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That ackward moment when you realize the USN amphibs have reached such a huge size and tonnage (equalling the Charles de Gaulle or even beyond) the USN has the ultimate luxury of
a) turning the current amphibs into surrogate light carriers using the VSTOL variant of the F-35
b) even better, creating a brand new class of light carriers out of their hulls (*light* being all relative, in the sense of USS Gerald Ford 100 000 tons, 45000 tons is *light* - although it already matches or even dwarf Essex, Clems, Hermes, and very nearly Midways...)

Will this be the *revenge of the CVV* ? back then the USN could argue building them out of thin air was too expensive, plus they encroached on Midway or Forrestal areas.
Nowadays however, Nimitz and Ford have balooned to such tonnages, and amphibs, too... basically a reborn CVV could very nearly being build out of the present amphibs while remaining small enough not to *bother* the Nimitz and Fords in overall capability... and cost.

Makes one think.
"Nowadays"? Supercarriers have been around for over half a century.
65000 tons for a Forrestal, 80 000 tons+ for a Nimitz, nearly 100 000 tons for a Ford. If that's not weight balloning... !!!
 

sferrin

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That ackward moment when you realize the USN amphibs have reached such a huge size and tonnage (equalling the Charles de Gaulle or even beyond) the USN has the ultimate luxury of
a) turning the current amphibs into surrogate light carriers using the VSTOL variant of the F-35
b) even better, creating a brand new class of light carriers out of their hulls (*light* being all relative, in the sense of USS Gerald Ford 100 000 tons, 45000 tons is *light* - although it already matches or even dwarf Essex, Clems, Hermes, and very nearly Midways...)

Will this be the *revenge of the CVV* ? back then the USN could argue building them out of thin air was too expensive, plus they encroached on Midway or Forrestal areas.
Nowadays however, Nimitz and Ford have balooned to such tonnages, and amphibs, too... basically a reborn CVV could very nearly being build out of the present amphibs while remaining small enough not to *bother* the Nimitz and Fords in overall capability... and cost.

Makes one think.
"Nowadays"? Supercarriers have been around for over half a century.
65000 tons for a Forrestal, 80 000 tons+ for a Nimitz, nearly 100 000 tons for a Ford. If that's not weight balloning... !!!
More like 80,000-82,000 full load for Forrestals
81,000 - 84,000 for Kitty Hawks/JFK
95,000 for Enterprise (CVN-65)
100,000-104,000 for Nimitz class. About the same for Ford.
ALL are considered "supercarriers".
 

uk 75

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Being a dull sort of a fellow, I look back on the Ark Royal/CVA01 Air Group as being a good mix. Phantoms to see off the Soviet bombers or their surrogates. Buccaneers to take on surface targets on land or at sea. SeaKings provided the ASW.
If F35 cannot do both the Phantom and Buccaneer role, what should we be building.
The US supercarriers always seemed to me (Revell kits are to blame) wedded to the Vigilante or A6 as deep strike jets to rival SAC's B52s. Otherwise surface targets could be taken care of by an SSN.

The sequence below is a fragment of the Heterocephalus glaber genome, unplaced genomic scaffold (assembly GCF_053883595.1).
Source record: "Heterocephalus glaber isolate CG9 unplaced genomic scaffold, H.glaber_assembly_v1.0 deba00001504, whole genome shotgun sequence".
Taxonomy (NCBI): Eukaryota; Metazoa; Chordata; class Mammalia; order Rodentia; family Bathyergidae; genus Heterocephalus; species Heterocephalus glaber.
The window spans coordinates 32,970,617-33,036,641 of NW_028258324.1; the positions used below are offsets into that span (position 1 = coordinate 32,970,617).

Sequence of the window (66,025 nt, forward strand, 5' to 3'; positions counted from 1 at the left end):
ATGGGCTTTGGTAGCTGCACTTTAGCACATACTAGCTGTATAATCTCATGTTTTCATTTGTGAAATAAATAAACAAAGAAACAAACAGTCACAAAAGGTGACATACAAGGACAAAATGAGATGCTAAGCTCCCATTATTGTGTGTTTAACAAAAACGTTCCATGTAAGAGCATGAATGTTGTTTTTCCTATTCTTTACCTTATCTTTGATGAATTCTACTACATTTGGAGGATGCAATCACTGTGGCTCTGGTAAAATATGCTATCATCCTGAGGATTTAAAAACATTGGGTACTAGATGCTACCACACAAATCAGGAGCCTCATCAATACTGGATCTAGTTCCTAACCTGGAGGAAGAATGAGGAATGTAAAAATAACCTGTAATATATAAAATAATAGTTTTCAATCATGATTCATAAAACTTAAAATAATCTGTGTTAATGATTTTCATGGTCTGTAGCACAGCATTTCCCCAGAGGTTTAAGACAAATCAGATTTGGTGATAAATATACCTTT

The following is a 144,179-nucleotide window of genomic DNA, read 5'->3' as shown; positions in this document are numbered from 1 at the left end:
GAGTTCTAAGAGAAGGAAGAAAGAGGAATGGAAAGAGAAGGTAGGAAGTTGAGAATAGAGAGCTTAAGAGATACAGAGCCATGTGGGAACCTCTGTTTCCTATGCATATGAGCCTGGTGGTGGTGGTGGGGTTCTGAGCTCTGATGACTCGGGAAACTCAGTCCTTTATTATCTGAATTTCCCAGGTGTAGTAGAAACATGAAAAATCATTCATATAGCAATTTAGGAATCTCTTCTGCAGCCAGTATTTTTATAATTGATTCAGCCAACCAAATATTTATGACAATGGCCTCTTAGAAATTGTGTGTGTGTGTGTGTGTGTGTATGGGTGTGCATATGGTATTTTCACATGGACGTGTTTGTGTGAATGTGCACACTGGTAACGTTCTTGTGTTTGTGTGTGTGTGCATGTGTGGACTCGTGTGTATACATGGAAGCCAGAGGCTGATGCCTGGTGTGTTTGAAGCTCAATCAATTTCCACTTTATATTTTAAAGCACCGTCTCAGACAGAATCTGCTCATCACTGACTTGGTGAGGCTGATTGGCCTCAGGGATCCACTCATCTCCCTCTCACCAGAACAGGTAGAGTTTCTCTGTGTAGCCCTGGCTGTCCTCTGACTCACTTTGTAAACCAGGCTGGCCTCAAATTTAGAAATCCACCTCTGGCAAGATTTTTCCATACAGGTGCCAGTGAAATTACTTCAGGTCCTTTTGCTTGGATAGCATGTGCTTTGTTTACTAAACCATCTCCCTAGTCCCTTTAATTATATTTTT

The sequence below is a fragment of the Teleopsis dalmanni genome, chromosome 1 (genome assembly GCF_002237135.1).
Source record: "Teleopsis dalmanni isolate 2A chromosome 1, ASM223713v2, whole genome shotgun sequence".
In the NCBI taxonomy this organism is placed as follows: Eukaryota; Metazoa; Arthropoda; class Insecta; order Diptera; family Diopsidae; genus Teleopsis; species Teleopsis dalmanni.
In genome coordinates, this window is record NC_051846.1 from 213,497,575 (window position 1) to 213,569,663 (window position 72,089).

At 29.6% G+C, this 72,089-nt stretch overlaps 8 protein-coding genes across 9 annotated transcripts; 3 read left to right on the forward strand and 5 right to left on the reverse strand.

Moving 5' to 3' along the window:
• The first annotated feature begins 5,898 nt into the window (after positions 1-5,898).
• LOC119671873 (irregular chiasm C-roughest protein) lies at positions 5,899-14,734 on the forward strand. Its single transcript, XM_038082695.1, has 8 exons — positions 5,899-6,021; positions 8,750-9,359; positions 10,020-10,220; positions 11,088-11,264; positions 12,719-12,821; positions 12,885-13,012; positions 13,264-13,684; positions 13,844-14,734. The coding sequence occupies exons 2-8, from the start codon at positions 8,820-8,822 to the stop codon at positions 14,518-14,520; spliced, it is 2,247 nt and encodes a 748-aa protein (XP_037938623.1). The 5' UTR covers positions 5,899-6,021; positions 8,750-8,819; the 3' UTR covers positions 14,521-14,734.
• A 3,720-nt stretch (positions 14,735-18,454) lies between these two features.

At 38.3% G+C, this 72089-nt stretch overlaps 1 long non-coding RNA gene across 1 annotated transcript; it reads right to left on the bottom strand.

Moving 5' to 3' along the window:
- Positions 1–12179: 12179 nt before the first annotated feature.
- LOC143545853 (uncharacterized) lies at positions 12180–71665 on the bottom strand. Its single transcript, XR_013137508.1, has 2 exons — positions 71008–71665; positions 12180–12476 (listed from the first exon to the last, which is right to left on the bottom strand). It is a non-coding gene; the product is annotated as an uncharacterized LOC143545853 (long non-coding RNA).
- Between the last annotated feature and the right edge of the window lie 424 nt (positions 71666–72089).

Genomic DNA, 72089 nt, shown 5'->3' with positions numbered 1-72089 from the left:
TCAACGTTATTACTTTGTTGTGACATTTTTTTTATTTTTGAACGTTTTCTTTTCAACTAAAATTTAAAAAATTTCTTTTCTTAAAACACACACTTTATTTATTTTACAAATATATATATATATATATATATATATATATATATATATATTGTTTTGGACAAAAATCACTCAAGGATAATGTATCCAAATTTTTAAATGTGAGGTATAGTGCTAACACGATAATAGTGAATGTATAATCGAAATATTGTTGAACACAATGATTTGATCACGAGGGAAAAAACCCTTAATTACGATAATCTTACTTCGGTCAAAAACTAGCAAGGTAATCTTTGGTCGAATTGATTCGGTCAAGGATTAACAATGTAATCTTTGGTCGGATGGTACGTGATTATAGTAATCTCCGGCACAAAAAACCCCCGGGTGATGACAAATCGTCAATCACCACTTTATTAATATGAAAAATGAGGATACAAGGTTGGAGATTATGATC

I would like to see the QE and PW stashed full of new UAVs for the strike and air defence role (Toutatis, Touranis or whatever) and Chinooks in peacetime to help out with disasters etc.
 

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I think I've come around to the CSBA idea of replacing the LHD/As, as they retire, with a medium carrier. They can be "lightning carriers," ASW carriers, or assault carriers as needed while definitively jettisoning the well deck roles.
Didn't they mainly propose just redesignating the LHA(R)s as CVEs? Without a pretty expensive VSTOL aircraft development program, they'd be awfully limited.
No, their plan was ultimately to produce a conventional medium carrier. There would be a transition as the existing LHAs were used more extensively in the "lightning carrier" role. But they were aiming for an angled flight deck and catapults on something slightly smaller than the brits' CVF, or similar to a fully modernized Midway. The Marines' STOVL F-35s and Navy/Marine CATOBAR F-35s could operate alongside each other in an air wing.
Ok. I came across the synopsis of a 2005 proposal that has the redesignation bit.

This is the study I was referring to [PDF warning] for reference/comparison. I was wrong, btw, they actually have 12 CVNs and 10 "CVLs"
The 4-ship ARG would consist of a CVL, an LPD, and two LX(R)s. The CVL would initially be a
legacy LHA/LHD but would eventually be replaced by a purpose-built 40,000- to 60,000-ton
CVL with catapults and arresting gear. The CVL would carry twenty to thirty primarily fixed-wing
aircraft to exploit the stealth and C4ISR (Command, Control, Communications, Computers,
Intelligence, Surveillance, and Reconnaissance) capability of the F-35B. The rotary-wing
aircraft displaced from the LHA/LHD would go to a small-deck amphibious ship (LPD or LX(R))
added to the current 3-ship ARG. The CVL air wing would focus on SUW, strike, and CAS
missions. The LPDs and LX(R)s would conduct SUW as well as amphibious operations using
their attack helicopters and the long-range surface-to-surface missiles in VLS magazines. With
a VLS magazine, small-deck amphibious ships would also be able to employ medium-range air